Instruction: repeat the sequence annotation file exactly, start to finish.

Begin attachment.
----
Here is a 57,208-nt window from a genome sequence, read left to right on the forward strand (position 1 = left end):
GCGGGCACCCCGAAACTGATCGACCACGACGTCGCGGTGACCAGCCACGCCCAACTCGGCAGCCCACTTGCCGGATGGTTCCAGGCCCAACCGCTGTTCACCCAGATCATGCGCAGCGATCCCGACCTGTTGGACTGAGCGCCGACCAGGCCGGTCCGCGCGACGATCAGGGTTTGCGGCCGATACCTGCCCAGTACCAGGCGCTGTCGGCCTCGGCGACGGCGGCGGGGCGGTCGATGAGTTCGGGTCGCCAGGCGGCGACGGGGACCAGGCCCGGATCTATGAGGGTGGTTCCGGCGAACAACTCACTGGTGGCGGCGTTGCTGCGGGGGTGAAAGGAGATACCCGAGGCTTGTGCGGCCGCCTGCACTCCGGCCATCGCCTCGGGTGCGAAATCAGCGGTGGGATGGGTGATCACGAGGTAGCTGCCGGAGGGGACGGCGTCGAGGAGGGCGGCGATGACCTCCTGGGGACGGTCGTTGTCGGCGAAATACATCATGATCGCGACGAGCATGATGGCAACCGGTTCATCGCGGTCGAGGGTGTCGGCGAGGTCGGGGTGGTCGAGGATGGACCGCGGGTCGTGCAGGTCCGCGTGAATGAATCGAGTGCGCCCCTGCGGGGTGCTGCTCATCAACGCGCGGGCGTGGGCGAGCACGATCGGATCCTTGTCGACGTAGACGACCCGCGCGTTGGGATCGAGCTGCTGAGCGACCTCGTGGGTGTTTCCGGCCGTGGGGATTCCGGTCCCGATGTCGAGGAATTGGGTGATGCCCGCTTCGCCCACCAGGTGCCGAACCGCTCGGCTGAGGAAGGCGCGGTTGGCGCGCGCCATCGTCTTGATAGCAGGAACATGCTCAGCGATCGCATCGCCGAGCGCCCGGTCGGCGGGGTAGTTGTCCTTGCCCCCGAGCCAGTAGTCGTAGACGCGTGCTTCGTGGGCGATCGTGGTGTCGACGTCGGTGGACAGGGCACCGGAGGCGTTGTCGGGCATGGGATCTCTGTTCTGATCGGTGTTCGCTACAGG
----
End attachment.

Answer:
Here is a 57,208-nt window from a genome sequence, read left to right on the forward strand (position 1 = left end):
GCGGGCACCCCGAAACTGATCGACCACGACGTCGCGGTGACCAGCCACGCCCAACTCGGCAGCCCACTTGCCGGATGGTTCCAGGCCCAACCGCTGTTCACCCAGATCATGCGCAGCGATCCCGACCTGTTGGACTGAGCGCCGACCAGGCCGGTCCGCGCGACGATCAGGGTTTGCGGCCGATACCTGCCCAGTACCAGGCGCTGTCGGCCTCGGCGACGGCGGCGGGGCGGTCGATGAGTTCGGGTCGCCAGGCGGCGACGGGGACCAGGCCCGGATCTATGAGGGTGGTTCCGGCGAACAACTCACTGGTGGCGGCGTTGCTGCGGGGGTGAAAGGAGATACCCGAGGCTTGTGCGGCCGCCTGCACTCCGGCCATCGCCTCGGGTGCGAAATCAGCGGTGGGATGGGTGATCACGAGGTAGCTGCCGGAGGGGACGGCGTCGAGGAGGGCGGCGATGACCTCCTGGGGACGGTCGTTGTCGGCGAAATACATCATGATCGCGACGAGCATGATGGCAACCGGTTCATCGCGGTCGAGGGTGTCGGCGAGGTCGGGGTGGTCGAGGATGGACCGCGGGTCGTGCAGGTCCGCGTGAATGAATCGAGTGCGCCCCTGCGGGGTGCTGCTCATCAACGCGCGGGCGTGGGCGAGCACGATCGGATCCTTGTCGACGTAGACGACCCGCGCGTTGGGATCGAGCTGCTGAGCGACCTCGTGGGTGTTTCCGGCCGTGGGGATTCCGGTCCCGATGTCGAGGAATTGGGTGATGCCCGCTTCGCCCACCAGGTGCCGAACCGCTCGGCTGAGGAAGGCGCGGTTGGCGCGCGCCATCGTCTTGATAGCAGGAACATGCTCAGCGATCGCATCGCCGAGCGCCCGGTCGGCGGGGTAGTTGTCCTTGCCCCCGAGCCAGTAGTCGTAGACGCGTGCTTCGTGGGCGATCGTGGTGTCGACGTCGGTGGACAGGGCACCGGAGGCGTTGTCGGGCATGGGATCTCTGTTCTGATCGGTGTTCGCTACAGG